In fact I personally use two chargers connected to my PC to charge two batteries at the same time. My PC does support bios USB power output for charging USB devices.

In fact - I do charge on my DELL notebook as well
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Old Nov 21, 2012, 08:50 AM
Reinventing Innovation.
MatLi's Avatar
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Great job! Must love that video!
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Old Nov 21, 2012, 08:55 AM
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Matt Gunn's Avatar
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Joined Jul 2009
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thanks for the clarification MatLi, I've added that info to the updates post below the review.
Matt
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Old Nov 21, 2012, 09:02 AM
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Wingbreaker's Avatar
FL
Joined Nov 2003
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I got one of these:

http://www.hobbyking.com/hobbyking/s...40v_Input.html

Will it work to charge the battery?
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Old Nov 21, 2012, 09:08 AM
Reinventing Innovation.
MatLi's Avatar
Hong Kong
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Quote:
Originally Posted by Wingbreaker View Post
I got one of these:

http://www.hobbyking.com/hobbyking/s...40v_Input.html

Will it work to charge the battery?
It may not work since the battery connector is different. Please use the provided USB charger until we have released a parallel charging board that can be used with almost any charger.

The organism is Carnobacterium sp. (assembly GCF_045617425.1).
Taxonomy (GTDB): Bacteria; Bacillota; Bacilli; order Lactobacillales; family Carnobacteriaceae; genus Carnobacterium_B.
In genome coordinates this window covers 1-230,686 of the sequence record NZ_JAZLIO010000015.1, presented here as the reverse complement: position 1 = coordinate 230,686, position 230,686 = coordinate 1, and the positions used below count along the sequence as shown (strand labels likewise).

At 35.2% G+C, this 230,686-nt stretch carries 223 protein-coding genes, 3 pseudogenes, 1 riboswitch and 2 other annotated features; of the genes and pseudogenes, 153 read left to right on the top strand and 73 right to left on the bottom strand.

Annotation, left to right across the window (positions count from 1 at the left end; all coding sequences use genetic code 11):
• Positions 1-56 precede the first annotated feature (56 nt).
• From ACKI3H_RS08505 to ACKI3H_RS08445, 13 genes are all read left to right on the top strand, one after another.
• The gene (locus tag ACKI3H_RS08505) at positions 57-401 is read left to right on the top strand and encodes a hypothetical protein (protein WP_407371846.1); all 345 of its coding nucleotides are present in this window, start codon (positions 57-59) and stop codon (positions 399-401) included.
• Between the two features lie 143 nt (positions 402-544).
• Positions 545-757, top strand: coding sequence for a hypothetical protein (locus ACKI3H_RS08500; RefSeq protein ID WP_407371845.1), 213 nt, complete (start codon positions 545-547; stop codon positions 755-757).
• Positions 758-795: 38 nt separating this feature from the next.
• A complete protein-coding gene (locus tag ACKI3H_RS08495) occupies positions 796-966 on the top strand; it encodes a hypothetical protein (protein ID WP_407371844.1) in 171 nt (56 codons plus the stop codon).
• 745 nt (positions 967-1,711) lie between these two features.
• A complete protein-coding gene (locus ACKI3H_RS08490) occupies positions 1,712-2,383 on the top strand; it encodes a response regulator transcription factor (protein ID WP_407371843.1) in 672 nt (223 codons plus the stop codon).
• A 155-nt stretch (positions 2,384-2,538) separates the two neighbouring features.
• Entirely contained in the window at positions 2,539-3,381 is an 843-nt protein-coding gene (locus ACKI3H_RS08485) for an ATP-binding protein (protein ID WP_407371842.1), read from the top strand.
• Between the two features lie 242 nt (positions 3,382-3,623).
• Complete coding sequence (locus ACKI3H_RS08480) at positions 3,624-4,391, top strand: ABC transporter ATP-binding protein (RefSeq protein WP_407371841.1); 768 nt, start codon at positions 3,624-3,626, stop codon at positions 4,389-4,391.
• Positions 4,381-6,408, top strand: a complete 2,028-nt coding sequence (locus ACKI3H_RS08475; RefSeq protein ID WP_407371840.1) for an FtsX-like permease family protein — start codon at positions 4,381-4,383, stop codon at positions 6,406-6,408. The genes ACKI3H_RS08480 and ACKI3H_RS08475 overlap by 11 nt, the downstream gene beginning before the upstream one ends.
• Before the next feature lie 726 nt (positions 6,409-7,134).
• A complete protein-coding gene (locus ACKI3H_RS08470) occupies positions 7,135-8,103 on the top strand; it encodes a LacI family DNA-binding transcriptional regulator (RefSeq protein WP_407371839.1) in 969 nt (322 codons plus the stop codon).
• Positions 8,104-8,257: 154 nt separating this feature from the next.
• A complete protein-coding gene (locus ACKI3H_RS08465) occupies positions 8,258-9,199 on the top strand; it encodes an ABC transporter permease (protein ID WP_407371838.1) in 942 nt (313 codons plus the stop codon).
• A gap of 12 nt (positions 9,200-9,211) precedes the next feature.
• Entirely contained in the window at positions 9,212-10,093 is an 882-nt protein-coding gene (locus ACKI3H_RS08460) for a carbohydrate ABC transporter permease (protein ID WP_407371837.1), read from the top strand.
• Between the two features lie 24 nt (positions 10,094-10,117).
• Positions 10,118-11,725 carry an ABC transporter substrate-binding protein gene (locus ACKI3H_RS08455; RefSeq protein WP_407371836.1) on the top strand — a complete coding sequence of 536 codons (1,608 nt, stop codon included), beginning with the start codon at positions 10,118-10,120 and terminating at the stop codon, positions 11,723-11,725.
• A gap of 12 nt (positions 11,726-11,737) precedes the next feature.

The parallel charging board should be ready for shipment within the next 20 days. The board will allow you to charge 4 RC EYE One batteries at the same time.



We will keep you updated.
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Old Nov 21, 2012, 11:05 AM
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United States, NE, Omaha
Joined Oct 2005
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RClogger

Any plans for a micro cam and Vtx for this little guy?
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Old Nov 21, 2012, 12:27 PM
Now where did I leave my jar?
Murman's Avatar
USA, NC, Huntersville
Joined Jul 2008
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Quote:
Originally Posted by Wingbreaker View Post
I got one of these:

http://www.hobbyking.com/hobbyking/s...40v_Input.html


Will it work to charge the battery?
The RC Eye One battery is not a 2s pack. It is 2 cells with separate positive and negative leads coming from each cell.
I wouldn't risk burning up your battery and charger.
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Old Nov 21, 2012, 03:55 PM
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Joined Mar 2012
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Quote:
Originally Posted by Blue Collar View Post
RClogger

Any plans for a micro cam and Vtx for this little guy?
Hi,

We are currently developing a camera solution yes! Of course once this is available to the public we will announce it

Regards,

Adam
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Old Nov 21, 2012, 05:55 PM
Yo R Wee Too Lo
United States, OH, Cleveland
Joined Oct 2011
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video

really enjoyed the video great flying and great job by the camera person.

alot of skill on both parts.
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Old Nov 21, 2012, 08:00 PM
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Joined Sep 2004
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Superb job on that video IMO Matt! Simply outstanding! That sets the bar here on Ezone.
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Old Nov 22, 2012, 11:01 AM
Registered User
South Africa
Joined Feb 2010
1,129 Posts
It Really looks nice, however when will they ever bring these little machines out with brushless motors, my experience with brushed motors is not fun...

After all they use brushless motors on the dragonfly which is small too:

http://www.gizmag.com/techject-drago...icrouav/24900/